Europe greening the world: the “Brussels effect” on sustainable finance

Sustainable finance
Regulation
Euro
Investors
Media Name: green20-20blog20-20blog20cover.png

Europe delivered two groundbreaking initiatives last week to counter the global climate change crisis: a European Union climate deal, committing the EU to more than halve greenhouse gas emissions by 2030 and reach zero net emissions by 2050; and the publication of a first-of-its-kind of regulation, the EU’s sustainable finance taxonomy, with the potential to become the gold standard for global investors in green finance.

Governments, enterprises, and investors are increasingly conscious of the sustainability risks our economies and societies face. While the Covid-19 pandemic poses a grave short-term risk, climate change presents the most severe long-term challenge.

One of this blog’s authors, Anu Bradford, coined the term “the Brussels effect”[1] in 2012 to explain how regulations drafted in Europe shape the global marketplace. In this blog, we explain why Europe’s actions to encourage Environmental, Social and Governance (ESG) investment practices could lead to a new global standard for sustainable finance, transforming global capital markets in the process.

Sustainability risks pave way for ESG growth

The World Economic Forum’s recent annual risk reports identified climate change and infectious diseases as top threats facing humanity.[2] Both risks present policy-makers and companies worldwide with enormous challenges, but also with opportunities to reset priorities.

The EU is transforming these risks into opportunities by embracing a sustainable recovery agenda. This includes deploying innovative funding instruments to help industries evolve towards sustainable practices and re-orienting investment towards resiliency projects.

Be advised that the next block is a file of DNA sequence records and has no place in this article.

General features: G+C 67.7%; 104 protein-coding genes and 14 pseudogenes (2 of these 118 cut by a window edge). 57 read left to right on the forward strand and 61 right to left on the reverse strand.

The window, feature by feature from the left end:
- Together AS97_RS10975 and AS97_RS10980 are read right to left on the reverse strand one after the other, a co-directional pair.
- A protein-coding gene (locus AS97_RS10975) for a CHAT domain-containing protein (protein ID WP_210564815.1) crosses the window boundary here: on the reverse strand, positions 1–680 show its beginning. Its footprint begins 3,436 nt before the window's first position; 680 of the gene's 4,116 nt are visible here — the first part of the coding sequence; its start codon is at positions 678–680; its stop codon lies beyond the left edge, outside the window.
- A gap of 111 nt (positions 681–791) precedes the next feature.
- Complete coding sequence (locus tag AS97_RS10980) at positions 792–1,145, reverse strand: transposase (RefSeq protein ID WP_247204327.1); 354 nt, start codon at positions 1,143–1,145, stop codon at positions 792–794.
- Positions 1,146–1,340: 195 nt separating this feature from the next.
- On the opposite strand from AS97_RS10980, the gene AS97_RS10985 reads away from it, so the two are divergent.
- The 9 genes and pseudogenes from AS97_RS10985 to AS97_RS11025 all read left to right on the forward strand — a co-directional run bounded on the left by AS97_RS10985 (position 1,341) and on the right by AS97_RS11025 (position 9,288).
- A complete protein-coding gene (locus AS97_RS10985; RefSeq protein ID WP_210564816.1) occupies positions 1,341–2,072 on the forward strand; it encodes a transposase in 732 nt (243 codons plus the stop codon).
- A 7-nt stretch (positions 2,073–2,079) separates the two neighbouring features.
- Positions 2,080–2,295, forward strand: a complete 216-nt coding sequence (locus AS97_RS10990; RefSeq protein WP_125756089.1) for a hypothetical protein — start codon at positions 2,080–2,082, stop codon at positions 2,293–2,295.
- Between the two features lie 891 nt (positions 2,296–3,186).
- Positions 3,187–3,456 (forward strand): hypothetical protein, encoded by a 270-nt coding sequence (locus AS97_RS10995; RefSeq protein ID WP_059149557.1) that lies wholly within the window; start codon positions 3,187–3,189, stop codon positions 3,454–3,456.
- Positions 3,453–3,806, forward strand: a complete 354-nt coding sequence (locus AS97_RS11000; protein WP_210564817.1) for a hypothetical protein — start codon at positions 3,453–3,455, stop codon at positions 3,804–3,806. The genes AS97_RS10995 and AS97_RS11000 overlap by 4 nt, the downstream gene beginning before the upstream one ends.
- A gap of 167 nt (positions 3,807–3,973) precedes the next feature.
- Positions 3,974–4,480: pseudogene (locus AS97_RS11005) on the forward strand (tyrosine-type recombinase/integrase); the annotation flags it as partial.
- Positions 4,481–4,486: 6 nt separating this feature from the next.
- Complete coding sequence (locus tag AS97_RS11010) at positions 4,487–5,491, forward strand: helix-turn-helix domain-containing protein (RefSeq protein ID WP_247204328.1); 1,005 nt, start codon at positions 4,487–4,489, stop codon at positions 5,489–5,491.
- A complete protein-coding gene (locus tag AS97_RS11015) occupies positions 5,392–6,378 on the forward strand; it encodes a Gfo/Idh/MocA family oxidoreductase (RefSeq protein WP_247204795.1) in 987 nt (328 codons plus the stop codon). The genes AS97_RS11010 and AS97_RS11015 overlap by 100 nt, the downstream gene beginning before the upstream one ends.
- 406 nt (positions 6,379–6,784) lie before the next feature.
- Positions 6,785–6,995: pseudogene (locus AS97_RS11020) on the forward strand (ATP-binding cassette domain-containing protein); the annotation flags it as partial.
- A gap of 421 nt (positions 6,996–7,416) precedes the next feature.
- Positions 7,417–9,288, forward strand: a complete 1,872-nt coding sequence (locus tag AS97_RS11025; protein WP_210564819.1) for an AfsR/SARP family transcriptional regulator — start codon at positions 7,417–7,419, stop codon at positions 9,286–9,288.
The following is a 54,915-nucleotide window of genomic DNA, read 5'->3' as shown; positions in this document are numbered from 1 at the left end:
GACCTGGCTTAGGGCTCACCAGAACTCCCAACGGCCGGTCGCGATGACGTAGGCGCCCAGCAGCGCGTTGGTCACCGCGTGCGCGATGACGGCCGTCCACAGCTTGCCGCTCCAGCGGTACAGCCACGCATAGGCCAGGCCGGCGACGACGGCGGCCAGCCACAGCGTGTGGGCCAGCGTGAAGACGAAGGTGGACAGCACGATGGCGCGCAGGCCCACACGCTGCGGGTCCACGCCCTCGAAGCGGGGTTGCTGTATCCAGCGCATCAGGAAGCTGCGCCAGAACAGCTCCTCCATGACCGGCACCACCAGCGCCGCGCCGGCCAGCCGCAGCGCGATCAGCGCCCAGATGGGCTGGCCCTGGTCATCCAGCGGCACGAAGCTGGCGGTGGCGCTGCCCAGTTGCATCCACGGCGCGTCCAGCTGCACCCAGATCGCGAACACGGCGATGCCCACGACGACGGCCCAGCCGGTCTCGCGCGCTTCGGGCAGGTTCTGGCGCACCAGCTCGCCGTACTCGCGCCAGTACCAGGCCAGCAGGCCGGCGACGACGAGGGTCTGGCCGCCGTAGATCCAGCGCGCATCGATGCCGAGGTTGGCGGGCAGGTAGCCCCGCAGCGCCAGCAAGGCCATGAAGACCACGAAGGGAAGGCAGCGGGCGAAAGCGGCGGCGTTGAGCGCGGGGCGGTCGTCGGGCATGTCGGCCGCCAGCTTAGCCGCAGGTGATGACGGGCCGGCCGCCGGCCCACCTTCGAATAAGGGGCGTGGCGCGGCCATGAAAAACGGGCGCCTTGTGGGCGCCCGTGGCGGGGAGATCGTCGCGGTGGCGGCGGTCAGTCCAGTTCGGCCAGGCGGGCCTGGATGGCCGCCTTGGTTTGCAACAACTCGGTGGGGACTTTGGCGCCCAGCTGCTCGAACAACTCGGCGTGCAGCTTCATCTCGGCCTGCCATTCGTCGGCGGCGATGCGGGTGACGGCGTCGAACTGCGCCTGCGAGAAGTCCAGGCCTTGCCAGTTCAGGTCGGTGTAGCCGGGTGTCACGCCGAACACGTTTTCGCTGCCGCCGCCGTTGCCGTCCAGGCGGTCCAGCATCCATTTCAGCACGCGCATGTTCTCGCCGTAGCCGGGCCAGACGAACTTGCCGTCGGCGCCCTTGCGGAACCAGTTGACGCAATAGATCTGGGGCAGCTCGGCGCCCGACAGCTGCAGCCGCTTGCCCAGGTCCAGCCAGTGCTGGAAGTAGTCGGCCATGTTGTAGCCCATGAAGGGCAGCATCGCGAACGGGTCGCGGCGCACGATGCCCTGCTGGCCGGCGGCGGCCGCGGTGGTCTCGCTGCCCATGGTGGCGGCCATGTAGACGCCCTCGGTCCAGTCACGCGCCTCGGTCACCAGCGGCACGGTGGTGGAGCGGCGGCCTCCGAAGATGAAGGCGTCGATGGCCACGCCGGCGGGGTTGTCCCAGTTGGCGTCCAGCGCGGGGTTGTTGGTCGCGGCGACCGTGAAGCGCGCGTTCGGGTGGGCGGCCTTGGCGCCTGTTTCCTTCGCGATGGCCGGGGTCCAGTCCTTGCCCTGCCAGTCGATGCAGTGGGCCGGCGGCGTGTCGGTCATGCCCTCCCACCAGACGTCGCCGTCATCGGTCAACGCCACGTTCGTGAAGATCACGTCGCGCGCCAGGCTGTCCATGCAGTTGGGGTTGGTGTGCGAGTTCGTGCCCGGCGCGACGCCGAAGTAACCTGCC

There has been a steep rise in public, corporate, and investor awareness of ESG-related risks in the last half decade[3], which is also reshaping the capital markets landscape. ESG investments are one of the fastest-growing asset classes worldwide; they expanded exponentially during the pandemic and are expected to continue to do so during the forecast recovery phase.

Figure 1: Global sustainable bond issuance volumes

(USD billion equivalent)

sustainable-finance-figure

Source: Citigroup - Financing a Greener Planet[4]

Figure 2: Global sustainable bond issuance volumes (Breakdown)

sustainable-finance-fig-2_0

FIG - Financial institutions groups
Corp - Corporates
SSA - Sovereign, Supra & Agency
APAC - Asia Pacific
EMEA - Europe, Middle East and Africa
LATAM - Latin America
NAM - North America
Note: As of 2 April 2021.
Sources: Dealogic, Citigroup

Europe championing sustainable investing

Europe is leading the world in ESG issuance and has become the global hub for ESG bonds. The euro stands as the global currency of choice for sustainable finance, with 50% of global sustainable capital markets denominated in euro compared to the US dollar’s 27%. The European Investment Bank (EIB) issued the first-ever green bond — the “Climate Awareness bond” in 2007. Since then, the social, green, and sustainability bond market has boomed, with worldwide issuance growing more than six-fold between 2015 and 2019 and 2020 recording the highest quarterly issuance record. For the first time in history, ESG bond issuance exceeded USD 1 trillion.

Figure 3: ESG by currency

ESG by currency

Note: As of April 2021.
Sources: Dealogic, Citigroup

The Covid-19 pandemic is reinforcing the EU’s leadership in ESG investing. Wide-ranging rescue packages designed to fight the pandemic and lift economies out of this crisis underscore European efforts to add to existing green bond programmes in individual member states.

The ESM, the European Council, the European Commission, and the EIB are all contributing to this effort. The ESM designed a €240 billion pandemic response credit line to finance euro area countries’ healthcare costs. If called upon, this instrument would be financed by social bonds, representing a major ESG milestone for the ESM. In addition, the European Commission announced that 30% of the €750 billion EU recovery fund will finance itself with green bonds that are expected to be issued from mid-2021. Furthermore, 100% of the funding for the Commission’s €100 billion Support to Mitigate Unemployment Risks in an Emergency (SURE) programme will come in the form of social bonds. Finally, the EIB’s €200 billion loan guarantees help support businesses in the EU.